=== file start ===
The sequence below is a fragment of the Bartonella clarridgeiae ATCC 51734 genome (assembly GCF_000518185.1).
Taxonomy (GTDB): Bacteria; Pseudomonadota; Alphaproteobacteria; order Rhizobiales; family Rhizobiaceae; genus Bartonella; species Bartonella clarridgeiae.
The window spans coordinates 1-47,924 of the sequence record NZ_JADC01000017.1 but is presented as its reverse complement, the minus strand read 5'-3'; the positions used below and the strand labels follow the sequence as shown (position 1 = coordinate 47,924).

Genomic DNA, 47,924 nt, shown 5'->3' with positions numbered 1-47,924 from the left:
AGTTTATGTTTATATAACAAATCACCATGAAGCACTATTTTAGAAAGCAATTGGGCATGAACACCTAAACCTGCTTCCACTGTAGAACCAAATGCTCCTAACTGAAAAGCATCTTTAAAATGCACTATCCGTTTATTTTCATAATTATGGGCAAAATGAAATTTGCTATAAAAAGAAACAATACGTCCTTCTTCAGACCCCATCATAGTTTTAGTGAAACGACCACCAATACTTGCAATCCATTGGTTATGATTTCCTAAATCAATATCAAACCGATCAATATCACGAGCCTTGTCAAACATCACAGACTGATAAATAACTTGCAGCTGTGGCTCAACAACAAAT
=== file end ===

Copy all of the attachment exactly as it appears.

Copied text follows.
The sequence below is a fragment of the Bartonella clarridgeiae ATCC 51734 genome (assembly GCF_000518185.1).
Taxonomy (GTDB): Bacteria; Pseudomonadota; Alphaproteobacteria; order Rhizobiales; family Rhizobiaceae; genus Bartonella; species Bartonella clarridgeiae.
The window spans coordinates 1-47,924 of the sequence record NZ_JADC01000017.1 but is presented as its reverse complement, the minus strand read 5'-3'; the positions used below and the strand labels follow the sequence as shown (position 1 = coordinate 47,924).

Genomic DNA, 47,924 nt, shown 5'->3' with positions numbered 1-47,924 from the left:
AGTTTATGTTTATATAACAAATCACCATGAAGCACTATTTTAGAAAGCAATTGGGCATGAACACCTAAACCTGCTTCCACTGTAGAACCAAATGCTCCTAACTGAAAAGCATCTTTAAAATGCACTATCCGTTTATTTTCATAATTATGGGCAAAATGAAATTTGCTATAAAAAGAAACAATACGTCCTTCTTCAGACCCCATCATAGTTTTAGTGAAACGACCACCAATACTTGCAATCCATTGGTTATGATTTCCTAAATCAATATCAAACCGATCAATATCACGAGCCTTGTCAAACATCACAGACTGATAAATAACTTGCAGCTGTGGCTCAACAACAAAT